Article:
Sometimes, a photo “ekes out of the printer.” Other times, electronics help “to eke out extra mileage” in cars. And in a more familiar usage, a movie “shows how a once-budding folk singer tries to eke out a living.”

It’s no wonder, then, that most people think “eke out” means to achieve something through effort, to barely get by.

Well it does, now.

But “eke” did not start out that way. It hasn’t always carried “out” with it, nor has it always been a verb. It’s another lesson in how we change words by using them, as doctors would say, off-label.

“Eke” entered English around the year 700 as an adverb meaning “also, too, moreover; in addition,” The Oxford English Dictionary says. A tag attached to a bell rope was a “bell-eke.” An “eker” was an augmenter, someone who gave what we might call “added value” to something. Around 1300, if someone started calling you by a diminutive (Jack, for John, for example), that was your “eke-name,” or “additional name.” That later became corrupted to our “nickname.”

As a verb, “eke” showed up around 1200 without appendages, meaning “to increase, add to, lengthen,” the OED says, as in “His Majesty … eked others that I had omitted.” “Eke” first picked up “out” around 1600, in the context of supplementing something, or supplying the deficiencies of something. No effort required. But, the OED says, “eke out” especially meant to make something last, “by additions, by partial use of a substitute, or by economy.” That sure sounds like squeezing every last drop from it.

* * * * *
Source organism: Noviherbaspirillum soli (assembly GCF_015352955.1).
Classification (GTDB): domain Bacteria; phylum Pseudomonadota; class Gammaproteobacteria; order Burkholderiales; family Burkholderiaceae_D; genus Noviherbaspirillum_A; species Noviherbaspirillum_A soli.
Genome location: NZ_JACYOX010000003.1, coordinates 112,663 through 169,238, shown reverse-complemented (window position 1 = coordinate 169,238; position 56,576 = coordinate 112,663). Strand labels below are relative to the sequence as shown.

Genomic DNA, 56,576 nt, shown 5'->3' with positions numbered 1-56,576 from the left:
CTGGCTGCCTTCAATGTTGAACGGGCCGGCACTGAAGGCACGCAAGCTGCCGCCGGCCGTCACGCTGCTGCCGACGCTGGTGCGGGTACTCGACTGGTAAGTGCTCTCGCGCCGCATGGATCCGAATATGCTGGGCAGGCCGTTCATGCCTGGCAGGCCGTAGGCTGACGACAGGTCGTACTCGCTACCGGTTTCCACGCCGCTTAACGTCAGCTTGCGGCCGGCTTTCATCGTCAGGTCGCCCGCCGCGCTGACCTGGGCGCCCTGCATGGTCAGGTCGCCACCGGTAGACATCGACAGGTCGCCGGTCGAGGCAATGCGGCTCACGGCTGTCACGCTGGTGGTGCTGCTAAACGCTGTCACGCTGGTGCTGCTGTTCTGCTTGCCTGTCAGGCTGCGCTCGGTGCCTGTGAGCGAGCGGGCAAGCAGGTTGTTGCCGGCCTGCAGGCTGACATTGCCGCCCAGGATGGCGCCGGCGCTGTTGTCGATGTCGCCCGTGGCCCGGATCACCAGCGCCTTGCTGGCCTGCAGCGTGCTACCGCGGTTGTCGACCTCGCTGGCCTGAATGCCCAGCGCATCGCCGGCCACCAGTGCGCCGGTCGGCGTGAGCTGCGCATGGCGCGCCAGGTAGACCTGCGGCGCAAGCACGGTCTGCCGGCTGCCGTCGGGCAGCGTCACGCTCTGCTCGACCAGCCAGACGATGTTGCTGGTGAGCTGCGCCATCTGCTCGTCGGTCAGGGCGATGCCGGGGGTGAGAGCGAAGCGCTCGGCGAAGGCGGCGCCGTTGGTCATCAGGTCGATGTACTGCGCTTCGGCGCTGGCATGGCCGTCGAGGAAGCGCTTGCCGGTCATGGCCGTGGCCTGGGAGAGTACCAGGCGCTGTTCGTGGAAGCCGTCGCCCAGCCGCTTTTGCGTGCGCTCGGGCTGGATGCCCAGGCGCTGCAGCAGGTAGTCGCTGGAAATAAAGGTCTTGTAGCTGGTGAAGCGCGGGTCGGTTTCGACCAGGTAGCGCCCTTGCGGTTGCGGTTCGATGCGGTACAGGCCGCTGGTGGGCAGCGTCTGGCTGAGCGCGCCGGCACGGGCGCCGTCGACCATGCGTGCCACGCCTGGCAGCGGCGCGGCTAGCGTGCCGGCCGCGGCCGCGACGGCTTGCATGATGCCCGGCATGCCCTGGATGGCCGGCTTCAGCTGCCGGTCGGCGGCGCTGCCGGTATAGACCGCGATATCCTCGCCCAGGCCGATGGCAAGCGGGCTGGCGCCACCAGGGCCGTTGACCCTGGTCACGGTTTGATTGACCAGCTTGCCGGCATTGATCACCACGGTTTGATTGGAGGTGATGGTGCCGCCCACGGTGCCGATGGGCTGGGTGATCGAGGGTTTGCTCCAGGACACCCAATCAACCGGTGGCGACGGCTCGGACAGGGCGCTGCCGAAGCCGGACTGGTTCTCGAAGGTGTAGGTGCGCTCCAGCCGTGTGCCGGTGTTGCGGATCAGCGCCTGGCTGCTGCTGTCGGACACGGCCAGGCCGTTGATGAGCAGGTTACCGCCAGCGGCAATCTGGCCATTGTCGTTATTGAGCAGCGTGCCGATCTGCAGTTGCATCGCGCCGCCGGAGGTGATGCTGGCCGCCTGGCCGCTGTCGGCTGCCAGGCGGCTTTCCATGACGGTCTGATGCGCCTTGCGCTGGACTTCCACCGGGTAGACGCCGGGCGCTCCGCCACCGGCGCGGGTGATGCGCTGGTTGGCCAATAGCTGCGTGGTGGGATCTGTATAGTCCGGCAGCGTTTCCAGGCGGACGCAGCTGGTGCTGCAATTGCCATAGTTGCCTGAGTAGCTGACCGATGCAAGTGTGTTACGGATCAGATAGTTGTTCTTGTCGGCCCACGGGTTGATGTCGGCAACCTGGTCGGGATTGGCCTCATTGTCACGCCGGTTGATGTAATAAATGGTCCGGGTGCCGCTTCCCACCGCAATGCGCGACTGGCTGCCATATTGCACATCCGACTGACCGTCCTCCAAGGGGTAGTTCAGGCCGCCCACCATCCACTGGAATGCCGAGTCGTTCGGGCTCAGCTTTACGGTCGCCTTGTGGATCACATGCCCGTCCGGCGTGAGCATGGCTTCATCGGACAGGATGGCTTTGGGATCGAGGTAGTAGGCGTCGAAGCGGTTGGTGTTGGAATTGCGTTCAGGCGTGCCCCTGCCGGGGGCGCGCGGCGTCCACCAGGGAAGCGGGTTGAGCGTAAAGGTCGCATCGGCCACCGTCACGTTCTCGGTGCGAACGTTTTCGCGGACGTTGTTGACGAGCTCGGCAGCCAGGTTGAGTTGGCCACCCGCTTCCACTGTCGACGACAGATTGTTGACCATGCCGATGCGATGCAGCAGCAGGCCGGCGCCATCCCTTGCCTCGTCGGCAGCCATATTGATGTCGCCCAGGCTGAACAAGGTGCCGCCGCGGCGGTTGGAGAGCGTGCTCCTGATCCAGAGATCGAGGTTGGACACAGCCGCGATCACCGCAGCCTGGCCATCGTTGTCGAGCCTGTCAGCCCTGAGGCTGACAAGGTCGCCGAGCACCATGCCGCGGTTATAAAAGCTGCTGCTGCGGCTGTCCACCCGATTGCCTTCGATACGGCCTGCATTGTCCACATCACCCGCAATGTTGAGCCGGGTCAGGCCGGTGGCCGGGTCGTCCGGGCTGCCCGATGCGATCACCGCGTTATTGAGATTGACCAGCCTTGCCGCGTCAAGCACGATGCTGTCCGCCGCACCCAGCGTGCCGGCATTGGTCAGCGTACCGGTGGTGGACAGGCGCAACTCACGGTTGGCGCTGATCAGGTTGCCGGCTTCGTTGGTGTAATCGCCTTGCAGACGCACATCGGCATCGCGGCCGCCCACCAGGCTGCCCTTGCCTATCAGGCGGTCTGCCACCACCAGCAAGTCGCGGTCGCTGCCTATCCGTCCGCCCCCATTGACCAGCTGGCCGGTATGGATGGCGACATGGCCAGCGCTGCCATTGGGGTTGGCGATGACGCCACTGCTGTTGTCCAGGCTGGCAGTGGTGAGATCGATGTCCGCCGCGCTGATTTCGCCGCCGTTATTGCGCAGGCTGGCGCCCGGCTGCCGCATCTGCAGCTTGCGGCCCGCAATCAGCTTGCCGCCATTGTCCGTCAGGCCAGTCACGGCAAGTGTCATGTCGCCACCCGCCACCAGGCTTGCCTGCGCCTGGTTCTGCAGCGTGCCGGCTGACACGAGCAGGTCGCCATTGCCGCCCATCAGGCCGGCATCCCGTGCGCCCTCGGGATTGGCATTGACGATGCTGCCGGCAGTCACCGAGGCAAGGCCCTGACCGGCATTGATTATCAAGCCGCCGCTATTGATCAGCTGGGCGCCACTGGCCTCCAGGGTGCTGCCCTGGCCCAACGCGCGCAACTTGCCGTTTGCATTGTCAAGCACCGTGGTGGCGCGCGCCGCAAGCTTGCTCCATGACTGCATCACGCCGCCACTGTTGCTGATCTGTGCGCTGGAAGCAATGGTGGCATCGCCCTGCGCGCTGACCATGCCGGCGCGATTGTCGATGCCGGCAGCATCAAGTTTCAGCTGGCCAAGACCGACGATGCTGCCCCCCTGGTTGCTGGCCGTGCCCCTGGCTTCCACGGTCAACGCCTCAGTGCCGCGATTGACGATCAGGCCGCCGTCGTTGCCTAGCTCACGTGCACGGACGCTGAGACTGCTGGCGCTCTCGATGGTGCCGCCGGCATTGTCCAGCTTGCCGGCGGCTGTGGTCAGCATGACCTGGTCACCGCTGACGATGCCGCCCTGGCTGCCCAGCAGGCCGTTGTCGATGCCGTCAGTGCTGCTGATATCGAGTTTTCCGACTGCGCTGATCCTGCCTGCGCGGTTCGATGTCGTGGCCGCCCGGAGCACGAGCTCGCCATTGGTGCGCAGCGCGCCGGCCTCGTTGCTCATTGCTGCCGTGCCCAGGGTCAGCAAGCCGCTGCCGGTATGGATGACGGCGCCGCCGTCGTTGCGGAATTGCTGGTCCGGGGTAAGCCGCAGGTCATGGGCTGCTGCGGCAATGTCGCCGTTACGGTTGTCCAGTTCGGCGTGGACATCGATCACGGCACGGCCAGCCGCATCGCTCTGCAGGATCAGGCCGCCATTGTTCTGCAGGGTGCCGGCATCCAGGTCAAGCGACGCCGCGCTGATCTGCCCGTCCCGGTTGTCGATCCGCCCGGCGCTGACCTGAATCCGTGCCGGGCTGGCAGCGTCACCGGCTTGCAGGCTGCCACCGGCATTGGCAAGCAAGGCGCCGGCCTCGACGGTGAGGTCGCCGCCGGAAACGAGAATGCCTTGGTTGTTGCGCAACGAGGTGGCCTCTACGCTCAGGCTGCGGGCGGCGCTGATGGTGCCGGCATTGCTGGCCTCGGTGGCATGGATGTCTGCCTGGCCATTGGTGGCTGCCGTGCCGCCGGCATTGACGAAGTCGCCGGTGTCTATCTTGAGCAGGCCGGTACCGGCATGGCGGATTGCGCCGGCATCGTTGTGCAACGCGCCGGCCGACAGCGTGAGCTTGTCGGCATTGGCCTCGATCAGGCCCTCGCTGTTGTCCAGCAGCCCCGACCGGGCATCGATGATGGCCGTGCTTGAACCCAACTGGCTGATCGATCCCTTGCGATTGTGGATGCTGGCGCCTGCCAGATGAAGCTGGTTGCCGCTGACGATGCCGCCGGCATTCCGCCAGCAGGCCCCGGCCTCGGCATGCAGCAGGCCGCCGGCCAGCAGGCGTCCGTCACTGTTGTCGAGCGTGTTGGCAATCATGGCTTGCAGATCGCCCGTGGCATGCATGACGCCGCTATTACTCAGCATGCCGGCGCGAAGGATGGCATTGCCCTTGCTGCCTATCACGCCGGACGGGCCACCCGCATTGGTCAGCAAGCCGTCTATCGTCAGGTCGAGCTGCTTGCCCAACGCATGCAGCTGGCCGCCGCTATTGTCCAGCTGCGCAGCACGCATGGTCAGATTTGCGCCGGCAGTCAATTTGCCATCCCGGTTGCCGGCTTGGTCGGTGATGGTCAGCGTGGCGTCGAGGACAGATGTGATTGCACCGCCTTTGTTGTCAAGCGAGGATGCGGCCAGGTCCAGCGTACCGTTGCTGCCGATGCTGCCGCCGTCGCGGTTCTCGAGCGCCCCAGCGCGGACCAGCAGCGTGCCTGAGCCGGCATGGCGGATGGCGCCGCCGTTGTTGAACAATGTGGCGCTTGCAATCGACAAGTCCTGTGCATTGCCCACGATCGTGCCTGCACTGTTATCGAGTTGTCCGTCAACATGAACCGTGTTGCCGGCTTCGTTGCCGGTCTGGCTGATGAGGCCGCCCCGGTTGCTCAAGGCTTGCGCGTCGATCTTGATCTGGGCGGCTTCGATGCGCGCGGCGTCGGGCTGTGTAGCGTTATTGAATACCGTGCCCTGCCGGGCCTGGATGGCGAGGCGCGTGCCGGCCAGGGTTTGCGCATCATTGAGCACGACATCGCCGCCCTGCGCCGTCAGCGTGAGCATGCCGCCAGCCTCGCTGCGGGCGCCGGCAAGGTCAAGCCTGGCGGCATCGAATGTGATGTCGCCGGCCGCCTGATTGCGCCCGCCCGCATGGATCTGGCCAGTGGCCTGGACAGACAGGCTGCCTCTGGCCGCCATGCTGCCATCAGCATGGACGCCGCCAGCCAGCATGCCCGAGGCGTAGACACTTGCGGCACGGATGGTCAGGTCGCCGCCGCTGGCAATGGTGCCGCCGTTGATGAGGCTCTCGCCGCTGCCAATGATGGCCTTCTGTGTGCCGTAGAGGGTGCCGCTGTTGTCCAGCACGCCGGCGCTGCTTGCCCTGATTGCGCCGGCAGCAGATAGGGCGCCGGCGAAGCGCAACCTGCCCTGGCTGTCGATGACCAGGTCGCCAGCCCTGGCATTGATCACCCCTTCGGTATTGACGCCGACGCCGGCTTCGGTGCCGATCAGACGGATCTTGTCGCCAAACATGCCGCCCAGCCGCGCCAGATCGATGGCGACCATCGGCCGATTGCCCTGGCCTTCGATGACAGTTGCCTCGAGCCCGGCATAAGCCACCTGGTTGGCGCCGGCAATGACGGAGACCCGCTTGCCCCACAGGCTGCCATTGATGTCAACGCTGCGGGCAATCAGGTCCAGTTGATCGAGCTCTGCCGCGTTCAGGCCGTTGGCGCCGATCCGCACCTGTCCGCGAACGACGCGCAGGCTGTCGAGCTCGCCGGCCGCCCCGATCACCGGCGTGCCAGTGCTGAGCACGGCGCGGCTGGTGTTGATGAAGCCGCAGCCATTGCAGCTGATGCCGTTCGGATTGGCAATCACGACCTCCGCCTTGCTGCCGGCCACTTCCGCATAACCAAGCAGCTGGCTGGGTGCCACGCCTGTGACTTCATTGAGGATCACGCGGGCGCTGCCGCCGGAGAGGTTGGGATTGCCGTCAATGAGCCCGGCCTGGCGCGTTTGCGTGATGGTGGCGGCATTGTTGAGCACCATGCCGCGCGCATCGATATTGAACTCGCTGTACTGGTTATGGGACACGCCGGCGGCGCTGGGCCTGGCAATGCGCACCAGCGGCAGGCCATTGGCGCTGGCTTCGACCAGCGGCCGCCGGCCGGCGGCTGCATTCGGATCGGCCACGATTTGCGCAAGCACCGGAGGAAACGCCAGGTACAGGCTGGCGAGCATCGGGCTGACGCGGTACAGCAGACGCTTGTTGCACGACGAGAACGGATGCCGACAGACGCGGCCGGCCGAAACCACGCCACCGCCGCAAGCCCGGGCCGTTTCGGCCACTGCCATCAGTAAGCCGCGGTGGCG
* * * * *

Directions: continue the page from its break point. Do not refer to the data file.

Nevertheless, for some time, using “eke out” to mean “squeezing by” was considered nonstandard English. “Eke” meant just adding; whether it was through thrift or largess was irrelevant. Being stingy with your sugar when sugar was rare would be “eking out” your sugar; begging for it a spoonful at a time from your neighbor would not be “eking out” a sugar high. Subtle, but important.

As for the need for “out,” “eke out” has become a couple, what’s called a “phrasal verb,” one that takes more than one word to act out. With “out” being a preposition, though, and with the predilection of people to drop prepositions with verbs (as in “wait tables” or “babysit kids”), “eke” has been standing alone a fair bit.

“Eke” can go out alone with no shame. The Scottish, in particular, use “eke” to mean “repair by adding material.” So if you drop “out” and “eke” a victory of some kind, it sure sounds as if you’re “squeaking by,” or you “fought” to get there, right?

Not so fast.

Bryan A. Garner, he of the blessed Garner’s Modern American Usage, sees the nightmare of “eke” standing alone and does not like it. “Unfortunately,” he says, “sportswriters have come to use eke without its inseparable companion out, as if it meant something like squeak,” as in a team that “eked [read squeaked? fought?] back into the Top 25.” Hmph.

Grudgingly, it seems, Garner lists “eke” “misused for squeak or fight” at Stage 3 of his five-stage Language-Change Index, at the “amateur” stage, whereas “eke out” to mean “get by with great difficulty” has gone pro at Stage 5, or fully acceptable.

Perhaps he just needs to wait a few hundred more years.

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Merrill Perlman managed copy desks across the newsroom at The New York Times, where she worked for 25 years. Follow her on Twitter at @meperl.